#4 is not strictly “false,” but it uses “itself” as a generic reflexive pronoun for an unspecified person; This is widely considered sexist in modern usage. Note: Example #1, with the plural precursor closer to the pronoun, produces a smoother sentence than example #2 that forces the use of the singular “her or her”. For definitions of the different types of pronouns and their roles in a sentence, click HERE. Each of these names can be replaced by a pronoun. When we replace John (the subject of the sentence) with a pronoun, we choose it, a subject pronoun. Example #2 (singular precursor closer to the pronoun): Indefinite pronouns anyone, anyone, everyone, everyone, someone, someone, someone, no one and no one are always singular. This is sometimes confusing for writers who feel like everyone (in particular) is referring to more than one person. The same goes for both and neither, which are always singular, although they seem to refer to two things. Below are the personal pronouns. They are called personal because they usually refer to people (except for what relates to things). A pronoun is a word used to represent (or stand) instead of a noun. Basic principle: A pronoun usually refers to something earlier in the text (its precursor) and must correspond to the thing it refers to in the singular/plural.
** You may want to look at the personal pronouns chart to see which presenters correspond to which predecessors. The pronouns of the third person are him, she, she, she, she, she, she, she, her, her, her, her, her and hers, herself, herself, herself, herself. When writers use the third person, the pronoun refers to the people or things we are talking about. The finger does not point to writers or readers, but to someone or something else. To understand the correspondence of pronoun precursors, you must first understand pronouns. Some nouns whose groups of nouns may be singular or plural, depending on their meaning in individual sentences. 1. Where two or more precursors of singular nouns are connected by and, they form a PLURAL precursor.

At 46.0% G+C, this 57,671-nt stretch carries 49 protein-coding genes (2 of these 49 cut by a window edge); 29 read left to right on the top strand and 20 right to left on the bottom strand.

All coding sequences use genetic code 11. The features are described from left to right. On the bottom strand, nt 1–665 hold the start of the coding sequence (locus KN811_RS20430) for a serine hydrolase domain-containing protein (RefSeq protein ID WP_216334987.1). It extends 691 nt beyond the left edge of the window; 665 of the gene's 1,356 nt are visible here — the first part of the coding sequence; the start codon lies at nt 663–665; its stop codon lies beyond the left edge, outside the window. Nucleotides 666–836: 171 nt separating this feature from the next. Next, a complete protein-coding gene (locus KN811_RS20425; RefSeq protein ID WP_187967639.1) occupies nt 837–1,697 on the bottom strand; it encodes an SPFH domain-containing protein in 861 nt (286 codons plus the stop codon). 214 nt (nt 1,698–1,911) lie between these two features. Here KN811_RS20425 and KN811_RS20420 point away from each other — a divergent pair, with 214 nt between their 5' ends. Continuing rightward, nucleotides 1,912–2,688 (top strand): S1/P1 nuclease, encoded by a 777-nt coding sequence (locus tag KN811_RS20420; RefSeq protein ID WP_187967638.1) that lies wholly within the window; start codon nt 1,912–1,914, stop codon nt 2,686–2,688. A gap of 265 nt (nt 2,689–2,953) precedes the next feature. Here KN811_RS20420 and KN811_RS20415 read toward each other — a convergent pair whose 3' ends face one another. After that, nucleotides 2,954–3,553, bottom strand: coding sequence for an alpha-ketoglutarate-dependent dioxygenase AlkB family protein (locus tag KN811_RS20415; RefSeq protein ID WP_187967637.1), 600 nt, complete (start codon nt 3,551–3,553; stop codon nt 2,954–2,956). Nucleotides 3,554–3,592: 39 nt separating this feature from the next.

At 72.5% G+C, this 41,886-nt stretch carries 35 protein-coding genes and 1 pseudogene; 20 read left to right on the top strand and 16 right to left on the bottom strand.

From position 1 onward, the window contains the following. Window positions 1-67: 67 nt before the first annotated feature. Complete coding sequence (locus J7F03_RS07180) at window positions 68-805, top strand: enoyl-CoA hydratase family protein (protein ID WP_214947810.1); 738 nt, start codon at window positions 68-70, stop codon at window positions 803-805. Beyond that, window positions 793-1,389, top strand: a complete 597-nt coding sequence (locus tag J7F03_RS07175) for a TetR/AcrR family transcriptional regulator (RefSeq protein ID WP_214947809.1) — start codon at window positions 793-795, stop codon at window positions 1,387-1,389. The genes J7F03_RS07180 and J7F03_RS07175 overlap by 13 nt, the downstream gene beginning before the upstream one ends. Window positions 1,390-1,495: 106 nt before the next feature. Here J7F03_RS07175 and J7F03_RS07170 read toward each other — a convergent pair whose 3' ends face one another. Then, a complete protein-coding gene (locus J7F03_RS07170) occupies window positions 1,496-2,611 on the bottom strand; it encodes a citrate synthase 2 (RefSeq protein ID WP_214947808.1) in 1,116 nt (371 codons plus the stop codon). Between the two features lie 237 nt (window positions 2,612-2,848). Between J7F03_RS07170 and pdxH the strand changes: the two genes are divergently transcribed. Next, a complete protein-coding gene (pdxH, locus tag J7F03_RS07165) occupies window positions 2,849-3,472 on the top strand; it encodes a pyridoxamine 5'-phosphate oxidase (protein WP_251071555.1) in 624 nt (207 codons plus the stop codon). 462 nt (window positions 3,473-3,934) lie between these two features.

(1 + 1 = 2) 3. Plural group substortives, which mean two or more groups, adopt plural reference pronouns. First of all, when we refer to the group as a whole and therefore as a single entity, we consider the noun as a singular. In this case, we use a singular reference pronoun. We don‘t talk or write that way. We automatically replace Lincoln‘s name with a pronoun. More naturally, let‘s say ***note: you shouldn‘t use them to refer to them all, as in the following sentence: The need for a pronoun-precursor match can lead to gender problems. For example, if you write, “A student must see his advisor before the end of the semester,” if there are female students, nothing but grief will follow. We can pluralize in this situation to avoid the problem: in this example, the jury acts as a unit; therefore, the reference pronoun is singular.
but many people would object to it being written that way because someone is singular and there is a plural. However, there is much to be said to use the word them as a singular pronoun not specific to gender. In fact, this has already been said, and you can read all about it at the University of Texas, where a website has been dedicated to using theirs in this way in the writings of Jane Austen, William Shakespeare and other great names in literature. At least it‘s nice to know you‘re not alone! Another page dedicated to “genderless pronouns” is the Frequently Asked Questions under Neutral Pronouns. 2. The pronoun replacing the noun shall correspond to it as follows: C. A singular precursor followed by a plural precursor rule: a singular pronoun must replace a singular noun; a plural pronoun must replace a plural noun. Bad example: Psychologists should carefully review their patients‘ records before making a diagnosis. (The pronouns are theirs and you both refer to psychologists, the name we are talking about, which requires that they both be third-person pronouns.) If the two prehistoric nouns are connected by and in the plural, then the reference pronoun is also PLURAL. .